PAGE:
When I got to the White Yett after another couple of mini blizzards, I could see that I had just missed yet another one, this time coming down the Ewes Valley on the far side of the ridge.

The view up the Ewes Valley was good…

…but only for seven minutes. Before I had got to my favourite bunch of pine tees, the next mini blizzard had arrived.

I soon found myself sheltered by the beech hedges at Hillhead and it was an interesting experience to find myself walking at about the same speed as the snow was moving so that I walked along surrounded by a gently falling mantle of snow which hardly seemed to touch me.

When I got back to town, I went home round the Castleholm (in sunshine), in the hope of seeing the goldcrest which Mrs Tootlepedal had spotted yesterday. I had no such luck though, and was pleased to get home just before another heavy snow shower came through the garden.

While I was walking, Mrs Tootlepedal had sent me a text message to say that she was making surprise cheese scones for my return. When I returned, I was duly surprised to find that she had indeed made cheese scones and several of them disappeared in short order.

My ten miles had taken a fair time, but as I had had to stop and button and unbutton my coat, put on and take off my Yaktrax, and somehow manage to take eighty photographs as well, perhaps this was not a surprise.

Buoyed up by scones, I had enough energy left to look out of the window at the birds, and I was happy that I did because the wren was back again.

It spent a lot of time popping in an out of the hedge, arguing with a blackbird and pecking about under the feeder.

I was fooled for a moment when a dunnock appeared from under the hedge, looking very spherical and pretending to be a wren….

…but the real thing reappeared too.

That made my day.

We had a good Zoom catch up with my brother and sisters (my sister Mary was on her third Zoom of the day and was a little frayed round the edges).

Finally, a very sound evening meal of soup with bread with cold meat rounded off a really good day, especially as peach slices and ice cream made an appearance for afters.

It was not the best flying bird picture that I took today, but just for a change, a sparrow is the flying bird of the day today.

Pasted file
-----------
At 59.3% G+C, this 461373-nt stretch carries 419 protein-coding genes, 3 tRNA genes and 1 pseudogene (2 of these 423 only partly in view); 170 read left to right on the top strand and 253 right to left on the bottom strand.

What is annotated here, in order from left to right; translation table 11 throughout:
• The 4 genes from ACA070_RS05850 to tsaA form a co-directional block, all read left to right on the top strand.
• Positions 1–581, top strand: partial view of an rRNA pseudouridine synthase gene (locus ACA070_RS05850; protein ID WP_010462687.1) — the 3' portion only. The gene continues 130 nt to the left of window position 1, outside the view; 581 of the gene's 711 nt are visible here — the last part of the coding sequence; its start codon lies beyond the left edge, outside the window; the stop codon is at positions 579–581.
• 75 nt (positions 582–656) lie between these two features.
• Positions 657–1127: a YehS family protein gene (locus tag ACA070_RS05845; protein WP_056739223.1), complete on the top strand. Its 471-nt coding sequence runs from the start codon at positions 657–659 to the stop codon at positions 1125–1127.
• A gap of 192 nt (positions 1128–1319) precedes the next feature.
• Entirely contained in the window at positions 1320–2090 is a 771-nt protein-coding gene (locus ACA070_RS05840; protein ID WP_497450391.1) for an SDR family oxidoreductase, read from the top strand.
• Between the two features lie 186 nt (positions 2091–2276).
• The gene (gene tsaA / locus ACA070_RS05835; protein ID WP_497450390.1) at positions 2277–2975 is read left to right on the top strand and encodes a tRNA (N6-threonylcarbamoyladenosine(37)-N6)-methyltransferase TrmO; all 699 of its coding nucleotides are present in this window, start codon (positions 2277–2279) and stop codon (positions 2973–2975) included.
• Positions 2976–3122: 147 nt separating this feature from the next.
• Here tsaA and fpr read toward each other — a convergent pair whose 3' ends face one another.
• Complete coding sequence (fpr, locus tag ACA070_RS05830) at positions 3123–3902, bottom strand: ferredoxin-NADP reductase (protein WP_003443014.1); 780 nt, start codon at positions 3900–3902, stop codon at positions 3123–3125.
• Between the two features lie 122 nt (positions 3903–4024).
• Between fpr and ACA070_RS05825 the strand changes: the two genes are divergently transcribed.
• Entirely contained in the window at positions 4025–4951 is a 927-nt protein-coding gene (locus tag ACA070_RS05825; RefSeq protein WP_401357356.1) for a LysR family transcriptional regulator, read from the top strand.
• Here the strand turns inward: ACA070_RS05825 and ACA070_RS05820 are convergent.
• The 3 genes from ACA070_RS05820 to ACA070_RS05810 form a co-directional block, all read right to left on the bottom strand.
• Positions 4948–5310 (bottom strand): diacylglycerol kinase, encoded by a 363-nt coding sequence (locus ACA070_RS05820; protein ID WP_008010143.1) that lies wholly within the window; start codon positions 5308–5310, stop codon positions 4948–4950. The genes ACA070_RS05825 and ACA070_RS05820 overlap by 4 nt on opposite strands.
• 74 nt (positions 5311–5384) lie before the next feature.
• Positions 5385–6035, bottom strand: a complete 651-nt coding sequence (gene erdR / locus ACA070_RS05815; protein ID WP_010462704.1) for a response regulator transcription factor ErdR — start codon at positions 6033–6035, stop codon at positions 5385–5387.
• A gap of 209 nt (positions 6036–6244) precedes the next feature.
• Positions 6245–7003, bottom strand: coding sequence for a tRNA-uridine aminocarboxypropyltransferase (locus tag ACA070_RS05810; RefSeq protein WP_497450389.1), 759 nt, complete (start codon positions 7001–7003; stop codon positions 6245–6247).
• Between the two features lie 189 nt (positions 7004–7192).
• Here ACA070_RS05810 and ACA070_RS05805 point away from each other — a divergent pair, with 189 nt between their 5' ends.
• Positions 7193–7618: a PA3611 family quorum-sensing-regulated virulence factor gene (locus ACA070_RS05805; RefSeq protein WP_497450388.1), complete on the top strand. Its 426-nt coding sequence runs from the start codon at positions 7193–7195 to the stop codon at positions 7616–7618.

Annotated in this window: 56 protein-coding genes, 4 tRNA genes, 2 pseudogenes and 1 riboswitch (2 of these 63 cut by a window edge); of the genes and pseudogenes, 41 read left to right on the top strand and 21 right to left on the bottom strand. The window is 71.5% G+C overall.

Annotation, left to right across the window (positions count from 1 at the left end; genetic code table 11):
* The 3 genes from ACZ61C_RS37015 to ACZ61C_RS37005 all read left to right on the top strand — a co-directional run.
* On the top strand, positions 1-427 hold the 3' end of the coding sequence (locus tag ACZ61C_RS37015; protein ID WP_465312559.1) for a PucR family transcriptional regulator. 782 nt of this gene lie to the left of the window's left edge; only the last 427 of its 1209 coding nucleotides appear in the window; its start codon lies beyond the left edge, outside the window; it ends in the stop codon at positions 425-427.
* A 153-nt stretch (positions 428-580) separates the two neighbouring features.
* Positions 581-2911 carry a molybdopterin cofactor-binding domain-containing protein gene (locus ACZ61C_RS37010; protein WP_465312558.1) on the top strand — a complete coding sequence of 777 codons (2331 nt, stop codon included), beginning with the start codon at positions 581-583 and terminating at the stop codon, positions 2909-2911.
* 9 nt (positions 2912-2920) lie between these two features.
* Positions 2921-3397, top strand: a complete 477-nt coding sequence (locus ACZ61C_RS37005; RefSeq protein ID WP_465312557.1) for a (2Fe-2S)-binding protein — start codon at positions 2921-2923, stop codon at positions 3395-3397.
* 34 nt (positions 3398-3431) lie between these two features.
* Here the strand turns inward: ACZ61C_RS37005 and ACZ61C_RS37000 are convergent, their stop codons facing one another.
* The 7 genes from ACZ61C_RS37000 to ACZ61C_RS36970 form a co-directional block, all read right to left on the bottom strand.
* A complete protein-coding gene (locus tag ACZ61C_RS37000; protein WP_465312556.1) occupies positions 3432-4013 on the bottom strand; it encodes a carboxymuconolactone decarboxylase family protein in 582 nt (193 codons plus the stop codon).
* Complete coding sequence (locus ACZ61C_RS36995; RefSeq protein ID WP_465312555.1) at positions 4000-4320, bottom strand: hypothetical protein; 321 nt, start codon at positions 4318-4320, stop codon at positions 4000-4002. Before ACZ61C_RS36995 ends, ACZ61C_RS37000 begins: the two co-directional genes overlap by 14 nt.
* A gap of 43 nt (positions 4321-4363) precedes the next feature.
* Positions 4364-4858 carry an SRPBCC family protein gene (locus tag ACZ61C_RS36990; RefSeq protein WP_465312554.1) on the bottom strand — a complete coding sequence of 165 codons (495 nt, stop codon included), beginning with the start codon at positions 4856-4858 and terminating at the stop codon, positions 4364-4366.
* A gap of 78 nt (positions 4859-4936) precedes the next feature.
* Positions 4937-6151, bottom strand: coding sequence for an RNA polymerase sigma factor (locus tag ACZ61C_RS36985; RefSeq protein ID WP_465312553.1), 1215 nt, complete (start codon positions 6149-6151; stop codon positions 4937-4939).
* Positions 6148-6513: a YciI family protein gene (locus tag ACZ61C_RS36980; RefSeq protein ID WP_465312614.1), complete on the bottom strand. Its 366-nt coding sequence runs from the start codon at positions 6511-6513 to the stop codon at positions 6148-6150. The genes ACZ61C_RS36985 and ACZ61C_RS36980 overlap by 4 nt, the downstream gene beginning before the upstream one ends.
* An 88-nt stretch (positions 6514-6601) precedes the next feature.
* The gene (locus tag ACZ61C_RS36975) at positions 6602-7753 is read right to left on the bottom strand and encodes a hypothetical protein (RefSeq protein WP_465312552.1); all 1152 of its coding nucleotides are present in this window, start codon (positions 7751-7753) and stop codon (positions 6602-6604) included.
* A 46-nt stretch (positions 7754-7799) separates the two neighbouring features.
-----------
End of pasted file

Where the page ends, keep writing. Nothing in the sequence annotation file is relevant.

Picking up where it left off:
Published by tootlepedal

Cyclist, retired teacher, curmudgeon, keen amateur photographer.

37 thoughts on “Modified sunshine

      1. Thank you. I thought it would be much finer… (In the technical sense – the mittens were very fine in the everyday sense!)

  1. Your snowfall sounds like what we call poor man’s fertilizer. Snow drags a lot of nutrients down with it when it falls and they help feed plants, especially if the ground has thawed.
    I just bought a coat called the “storm defender” so I’m guessing we won’t get much more snow this year. When I bought a snow blower one year we had a single flake fall in the back yard.
    The mix of snow and sunshine made for a beautiful day.
    Evie is a lucky girl!

  2. My favorite is the two birds fighting that resemble more like dancing! It’s a great photo. 🙂

  3. Sunshine and a snow squall. Your winter weather is mixing it up on you there, and providing some nice scenes. I especially enjoyed seeing the wild goats today, and the birds. I am sorry the goldcrest did not make another appearance for you.

  4. What a splendid walk – great pictures along the way – I particularly liked the quizzical goat the the portrait of the wren.

  5. I particularly liked your view on the way to Cronksbank, the snowy pines, and your inquisitive goat? Are all your wild goats descended from farm goats? Or do you have actual native wild goats in Scotland?

  6. Ten miles in that wind you deserved those cheese scones! Great goat photos and love all their coats of many colours. The wren must be hungry to stay out in the open- your photo has caught its cheeky, bright character.

  7. I enjoyed the goats, Mrs T’s very pretty mittens and the beautiful scenery on your walk. I can’t get over that you walked so far in that kind of weather. I guess that bike to nowhere is great motivation!

  8. Lucky Evie (and talented Mrs. T., but we already knew that!). The view of your garden bench through the snowfall is quite beautiful – the wavy line is so very striking.